Researchers reported that the best way to optimize tissue collection and biomarker testing for intracellular cholangiocarcinoma is to do so in a multidisciplinary setting. Their recommendations were published in The Oncologist.
Studies suggest that around half of patients diagnosed with intrahepatic cholangiocarcinoma may have genetic alterations that are therapeutically targetable. However, treatment for advanced intrahepatic cholangiocarcinoma is mainly palliative and limited to chemotherapy.
Biomarker testing has greatly aided oncologists in diagnosing cancer; however, challenges to its implementation remain, especially in rare cancers such as intrahepatic cholangiocarcinoma. In addition, standard image-guided liver biopsy and processing biomarker testing guidelines are currently unavailable.
“To address these barriers, a multidisciplinary panel of healthcare providers who are key in acquiring tissue, coordinating [next-generation sequencing] testing, and interpreting results—interventional oncologists, a gastroenterologist, medical oncologists, and pathologists—were convened to discuss best practices in optimizing tissue collection for biomarker characterization in [intrahepatic cholangiocarcinoma],” the authors of the study wrote.
Read more about cholangiocarcinoma etiology
The authors of the study identified a few crucial areas in which tissue collection and processing can be particularly challenging: the lack of consensus on the best imaging modality for intrahepatic cholangiocarcinoma, the lack of a standardized biopsy technique for biomarker testing, and sampling bias.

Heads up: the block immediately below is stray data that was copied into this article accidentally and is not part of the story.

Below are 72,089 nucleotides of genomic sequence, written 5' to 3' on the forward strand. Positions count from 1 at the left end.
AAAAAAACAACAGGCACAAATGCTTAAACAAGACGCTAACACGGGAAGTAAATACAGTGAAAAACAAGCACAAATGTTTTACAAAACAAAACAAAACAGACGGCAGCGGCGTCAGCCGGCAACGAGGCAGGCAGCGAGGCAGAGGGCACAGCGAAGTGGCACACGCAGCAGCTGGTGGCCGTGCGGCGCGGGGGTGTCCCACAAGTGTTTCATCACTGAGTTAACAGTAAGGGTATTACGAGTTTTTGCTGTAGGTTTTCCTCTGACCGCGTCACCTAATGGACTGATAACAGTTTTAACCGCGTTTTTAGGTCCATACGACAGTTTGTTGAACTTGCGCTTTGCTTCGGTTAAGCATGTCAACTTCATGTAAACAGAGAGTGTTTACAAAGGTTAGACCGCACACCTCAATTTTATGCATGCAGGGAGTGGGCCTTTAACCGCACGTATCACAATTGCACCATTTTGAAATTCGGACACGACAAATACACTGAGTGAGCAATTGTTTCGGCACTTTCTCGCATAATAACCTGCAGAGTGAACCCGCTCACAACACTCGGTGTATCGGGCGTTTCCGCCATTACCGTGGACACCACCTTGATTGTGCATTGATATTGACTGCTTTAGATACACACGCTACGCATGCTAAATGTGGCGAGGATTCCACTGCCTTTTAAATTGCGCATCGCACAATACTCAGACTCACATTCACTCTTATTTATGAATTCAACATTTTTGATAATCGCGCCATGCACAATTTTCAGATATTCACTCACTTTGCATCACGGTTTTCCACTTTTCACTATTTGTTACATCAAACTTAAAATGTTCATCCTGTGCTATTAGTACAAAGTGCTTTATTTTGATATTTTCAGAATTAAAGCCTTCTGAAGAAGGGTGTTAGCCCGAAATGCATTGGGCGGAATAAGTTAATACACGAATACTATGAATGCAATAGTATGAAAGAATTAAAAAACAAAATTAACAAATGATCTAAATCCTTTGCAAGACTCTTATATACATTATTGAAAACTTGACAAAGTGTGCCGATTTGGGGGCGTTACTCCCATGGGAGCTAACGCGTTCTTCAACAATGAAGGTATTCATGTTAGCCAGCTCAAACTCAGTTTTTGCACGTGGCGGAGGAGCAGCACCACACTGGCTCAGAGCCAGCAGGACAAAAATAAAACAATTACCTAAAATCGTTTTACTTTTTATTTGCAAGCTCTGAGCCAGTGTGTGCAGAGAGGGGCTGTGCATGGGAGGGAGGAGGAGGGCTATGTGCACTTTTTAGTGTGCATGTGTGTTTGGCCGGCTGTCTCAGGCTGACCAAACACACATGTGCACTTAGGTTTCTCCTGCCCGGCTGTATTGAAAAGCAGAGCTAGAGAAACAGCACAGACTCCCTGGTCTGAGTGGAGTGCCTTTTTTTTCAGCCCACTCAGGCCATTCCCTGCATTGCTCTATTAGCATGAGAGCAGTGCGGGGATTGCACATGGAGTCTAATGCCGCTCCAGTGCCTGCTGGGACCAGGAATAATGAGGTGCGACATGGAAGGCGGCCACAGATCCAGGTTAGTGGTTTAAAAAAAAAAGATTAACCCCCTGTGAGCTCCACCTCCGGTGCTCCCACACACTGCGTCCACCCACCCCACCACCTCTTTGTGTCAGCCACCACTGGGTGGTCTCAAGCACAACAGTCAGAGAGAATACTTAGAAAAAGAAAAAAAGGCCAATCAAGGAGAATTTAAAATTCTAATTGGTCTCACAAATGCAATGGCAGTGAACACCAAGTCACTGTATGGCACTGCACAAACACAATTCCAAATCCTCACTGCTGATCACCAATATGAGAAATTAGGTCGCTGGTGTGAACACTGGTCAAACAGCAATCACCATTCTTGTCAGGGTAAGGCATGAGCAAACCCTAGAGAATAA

The multidisciplinary team involved in this study offered a few recommendations: the simultaneous use of fine needle aspiration and core needle biopsy for tissue acquisition, using an 18G needle for biopsies, and optimizing communication between members of the multidisciplinary team.
The researchers involved in this study recommend that all patients with unresectable/metastatic intrahepatic cholangiocarcinoma undergo next-generation sequencing biomarker testing for the purpose of improving clinical outcomes. In addition, integrating cytological specimens into routine biomarker testing workflows can reduce the need for re-biopsy.
“It is very important that all stakeholders involved in the care of patients with [intrahepatic cholangiocarcinoma] continue to coordinate their efforts to overcome challenges associated with image-guided biopsies for biomarker testing to improve patient outcomes,” the authors of the study concluded.
Madoff DC, Abi-Jaoudeh N, Braxton D, et al. An expert, multidisciplinary perspective on best practices in biomarker testing in intrahepatic cholangiocarcinoma. Oncologist. 2022;oyac139. doi:10.1093/oncolo/oyac139